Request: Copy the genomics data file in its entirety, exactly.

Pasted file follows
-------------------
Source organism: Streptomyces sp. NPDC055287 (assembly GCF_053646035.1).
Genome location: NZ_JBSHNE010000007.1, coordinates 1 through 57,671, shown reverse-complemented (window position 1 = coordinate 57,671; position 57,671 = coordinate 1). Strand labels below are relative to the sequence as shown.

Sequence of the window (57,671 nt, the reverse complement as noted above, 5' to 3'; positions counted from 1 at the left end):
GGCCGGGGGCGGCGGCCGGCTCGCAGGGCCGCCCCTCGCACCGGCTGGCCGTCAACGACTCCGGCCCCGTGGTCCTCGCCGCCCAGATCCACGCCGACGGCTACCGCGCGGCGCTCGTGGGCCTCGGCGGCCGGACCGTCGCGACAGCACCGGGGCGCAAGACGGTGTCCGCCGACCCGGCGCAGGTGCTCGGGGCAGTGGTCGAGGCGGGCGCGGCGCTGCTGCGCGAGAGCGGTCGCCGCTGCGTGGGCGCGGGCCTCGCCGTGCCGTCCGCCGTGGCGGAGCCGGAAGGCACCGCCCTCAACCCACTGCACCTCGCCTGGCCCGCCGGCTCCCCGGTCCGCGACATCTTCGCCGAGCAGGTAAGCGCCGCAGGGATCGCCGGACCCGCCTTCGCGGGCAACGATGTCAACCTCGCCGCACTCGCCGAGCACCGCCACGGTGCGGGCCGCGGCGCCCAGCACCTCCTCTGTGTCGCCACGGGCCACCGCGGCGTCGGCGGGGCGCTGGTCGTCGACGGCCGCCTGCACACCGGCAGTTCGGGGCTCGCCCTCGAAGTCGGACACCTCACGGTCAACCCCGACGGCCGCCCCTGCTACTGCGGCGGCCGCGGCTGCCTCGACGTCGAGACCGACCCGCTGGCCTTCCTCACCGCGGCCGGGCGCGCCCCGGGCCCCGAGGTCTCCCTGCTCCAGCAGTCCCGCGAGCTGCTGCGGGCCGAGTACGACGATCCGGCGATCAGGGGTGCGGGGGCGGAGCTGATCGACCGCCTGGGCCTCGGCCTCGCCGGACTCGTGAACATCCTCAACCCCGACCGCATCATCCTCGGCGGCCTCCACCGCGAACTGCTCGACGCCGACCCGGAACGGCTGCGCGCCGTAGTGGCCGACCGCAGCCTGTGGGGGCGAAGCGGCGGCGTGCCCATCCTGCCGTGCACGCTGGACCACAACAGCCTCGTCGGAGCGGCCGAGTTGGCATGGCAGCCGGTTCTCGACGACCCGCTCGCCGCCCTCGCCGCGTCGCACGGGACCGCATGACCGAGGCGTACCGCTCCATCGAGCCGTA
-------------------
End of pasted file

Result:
Source organism: Streptomyces sp. NPDC055287 (assembly GCF_053646035.1).
Genome location: NZ_JBSHNE010000007.1, coordinates 1 through 57,671, shown reverse-complemented (window position 1 = coordinate 57,671; position 57,671 = coordinate 1). Strand labels below are relative to the sequence as shown.

Sequence of the window (57,671 nt, the reverse complement as noted above, 5' to 3'; positions counted from 1 at the left end):
GGCCGGGGGCGGCGGCCGGCTCGCAGGGCCGCCCCTCGCACCGGCTGGCCGTCAACGACTCCGGCCCCGTGGTCCTCGCCGCCCAGATCCACGCCGACGGCTACCGCGCGGCGCTCGTGGGCCTCGGCGGCCGGACCGTCGCGACAGCACCGGGGCGCAAGACGGTGTCCGCCGACCCGGCGCAGGTGCTCGGGGCAGTGGTCGAGGCGGGCGCGGCGCTGCTGCGCGAGAGCGGTCGCCGCTGCGTGGGCGCGGGCCTCGCCGTGCCGTCCGCCGTGGCGGAGCCGGAAGGCACCGCCCTCAACCCACTGCACCTCGCCTGGCCCGCCGGCTCCCCGGTCCGCGACATCTTCGCCGAGCAGGTAAGCGCCGCAGGGATCGCCGGACCCGCCTTCGCGGGCAACGATGTCAACCTCGCCGCACTCGCCGAGCACCGCCACGGTGCGGGCCGCGGCGCCCAGCACCTCCTCTGTGTCGCCACGGGCCACCGCGGCGTCGGCGGGGCGCTGGTCGTCGACGGCCGCCTGCACACCGGCAGTTCGGGGCTCGCCCTCGAAGTCGGACACCTCACGGTCAACCCCGACGGCCGCCCCTGCTACTGCGGCGGCCGCGGCTGCCTCGACGTCGAGACCGACCCGCTGGCCTTCCTCACCGCGGCCGGGCGCGCCCCGGGCCCCGAGGTCTCCCTGCTCCAGCAGTCCCGCGAGCTGCTGCGGGCCGAGTACGACGATCCGGCGATCAGGGGTGCGGGGGCGGAGCTGATCGACCGCCTGGGCCTCGGCCTCGCCGGACTCGTGAACATCCTCAACCCCGACCGCATCATCCTCGGCGGCCTCCACCGCGAACTGCTCGACGCCGACCCGGAACGGCTGCGCGCCGTAGTGGCCGACCGCAGCCTGTGGGGGCGAAGCGGCGGCGTGCCCATCCTGCCGTGCACGCTGGACCACAACAGCCTCGTCGGAGCGGCCGAGTTGGCATGGCAGCCGGTTCTCGACGACCCGCTCGCCGCCCTCGCCGCGTCGCACGGGACCGCATGACCGAGGCGTACCGCTCCATCGAGCCGTA